In one exemplary embodiment of the present invention, the translucent soap bar composition comprises a soap mixture. As used herein, the term “soap” is defined as any water-soluble salt of those fatty acids that contain about 8 or more carbon atoms. In an exemplary embodiment of the present invention, the soap mixture comprises at least one of sodium tallowate, sodium palmitate, sodium stearate and sodium palm kernelate, salts of fatty acids having alkyl chain lengths with 12 to 18 carbons. In a preferred embodiment of the invention, the soap mixture suitably comprises a blend of sodium tallowate, sodium palmitate, sodium stearate and sodium palm kernelate. It will be appreciated, however, that other fats and oils from which soaps may be produced can be employed, such as babassu oil, soybean oil, cottonseed oil, rapeseed oil or other comparable vegetable product, whale or fish oils and lards, and the like. Various other animal fats and oils may also be employed to produce soaps similar to tallow/palmitate/stearate/palm kernelate soaps mentioned above.
Generally, fatty acids with alkyl chains having 12 to 18 carbons are most desirable for soap production, as shorter alkyl chains may not produce the desired soap properties. Fatty acids with chain lengths having 20 carbons or more have very little solubility and may impede lathering.
In one embodiment of the translucent soap bar composition of the present invention, the soap mixture comprises about 65 to about 80% by weight of the translucent soap composition. In a preferred embodiment of the invention, the soap mixture comprises about 70 to about 75% by weight of the translucent soap composition. It will be appreciated, however, that any suitable amount of the soap mixture may be used to impart a cleaning benefit to the translucent soap bar. Generally, the soap mixture comprises more than about 60% by weight of the translucent soap composition, and more preferably more than about 70% by weight of the translucent soap composition.
In another exemplary embodiment of the present invention, sodium tallowate, sodium palmitate and sodium stearate comprises about 80 to about 90% by weight of the soap mixture and sodium palm kernelate comprises about 10 to about 20% by weight of the soap mixture. In a preferred embodiment, sodium tallowate, sodium palmitate and sodium stearate comprise on the order of about 85% of the soap mixture and sodium palm kernelate comprises on the order of about 15% of the soap mixture.
Preferably, the translucent soap composition of the present invention also comprises glycerin, sorbitol, or a mixture of glycerin and/or sorbitol. In one exemplary embodiment of the present invention, the translucent soap bar composition comprises about 4.5 to about 8.5% by weight glycerin. In a preferred embodiment, the translucent soap composition comprises about 6.0 to about 8.0% by weight glycerin.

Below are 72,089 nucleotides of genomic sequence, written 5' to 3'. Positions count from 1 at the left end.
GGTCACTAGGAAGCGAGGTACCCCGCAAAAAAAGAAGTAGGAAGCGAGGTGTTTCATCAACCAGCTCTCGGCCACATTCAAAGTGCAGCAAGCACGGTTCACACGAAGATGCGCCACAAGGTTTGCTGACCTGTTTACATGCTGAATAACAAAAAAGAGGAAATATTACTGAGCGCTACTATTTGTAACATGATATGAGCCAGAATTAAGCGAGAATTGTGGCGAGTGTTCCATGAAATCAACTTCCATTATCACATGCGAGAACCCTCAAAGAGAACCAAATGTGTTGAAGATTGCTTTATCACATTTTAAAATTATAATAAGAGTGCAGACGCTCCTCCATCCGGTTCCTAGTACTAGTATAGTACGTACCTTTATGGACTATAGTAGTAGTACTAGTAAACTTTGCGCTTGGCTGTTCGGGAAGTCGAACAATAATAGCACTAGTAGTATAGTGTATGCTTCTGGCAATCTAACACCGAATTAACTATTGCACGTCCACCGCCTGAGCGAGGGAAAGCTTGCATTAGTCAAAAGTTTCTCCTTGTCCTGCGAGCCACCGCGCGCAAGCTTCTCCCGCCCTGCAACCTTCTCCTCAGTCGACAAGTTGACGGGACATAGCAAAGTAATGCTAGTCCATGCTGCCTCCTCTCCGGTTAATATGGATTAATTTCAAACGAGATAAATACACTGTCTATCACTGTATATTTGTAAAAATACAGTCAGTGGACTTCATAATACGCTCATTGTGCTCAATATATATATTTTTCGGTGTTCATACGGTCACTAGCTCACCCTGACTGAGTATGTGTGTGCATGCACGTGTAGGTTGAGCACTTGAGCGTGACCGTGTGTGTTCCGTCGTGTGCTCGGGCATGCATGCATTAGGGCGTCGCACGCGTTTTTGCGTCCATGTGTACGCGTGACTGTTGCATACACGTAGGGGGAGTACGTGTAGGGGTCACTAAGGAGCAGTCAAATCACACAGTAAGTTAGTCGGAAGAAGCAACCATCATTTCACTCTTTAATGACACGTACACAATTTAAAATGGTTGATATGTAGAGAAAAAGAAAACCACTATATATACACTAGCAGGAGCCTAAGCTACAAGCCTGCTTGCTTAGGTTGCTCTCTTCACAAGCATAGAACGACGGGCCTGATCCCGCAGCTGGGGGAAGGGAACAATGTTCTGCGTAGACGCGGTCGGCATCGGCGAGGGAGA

Preferably, the transparent soap composition also comprises water. In one exemplary embodiment of the present invention, the transparent soap composition comprises about 10 to about 20% by weight water. In a preferred embodiment of the present invention, the transparent soap composition comprises about 12 to about 16% by weight water.
The translucent soap bar composition also comprises a polyalkylene glycol, which may include polyethylene glycols and polypropylene glycols, having a relatively low molecular weight. The inventors have found that use of a polyalkylene glycol having a relatively low molecular weight enhances the translucent properties of the soap bar composition of the present invention. In one embodiment of the invention, the translucent soap bar composition comprises polyethylene glycol having a molecular weight in the range of about 300 to about 800. In a preferred embodiment of the invention, the translucent soap bar composition comprises polyethylene glycol having a molecular weight of 400, which is typically sold commercially as “PEG-8”. In another exemplary embodiment of the present invention, the translucent soap bar composition comprises about 0.5 to about 5.0% by weight polyethylene glycol. In a preferred embodiment of the invention, the translucent soap composition comprises about 1.0 to about 2.0% by weight polyalkylene glycol.
In another exemplary embodiment of the invention, the translucent soap bar composition may comprise free fatty acid. The free fatty acids generally may have alkyl chain lengths with 8 to 22 carbons, but preferably 12 to 18 carbons. An example of a suitable free fatty acid for use in the translucent soap composition of the present invention is lauric acid, although it will be appreciated that any suitable free fatty acid having an alkyl chain length of 8 to 22 carbon atoms may be used.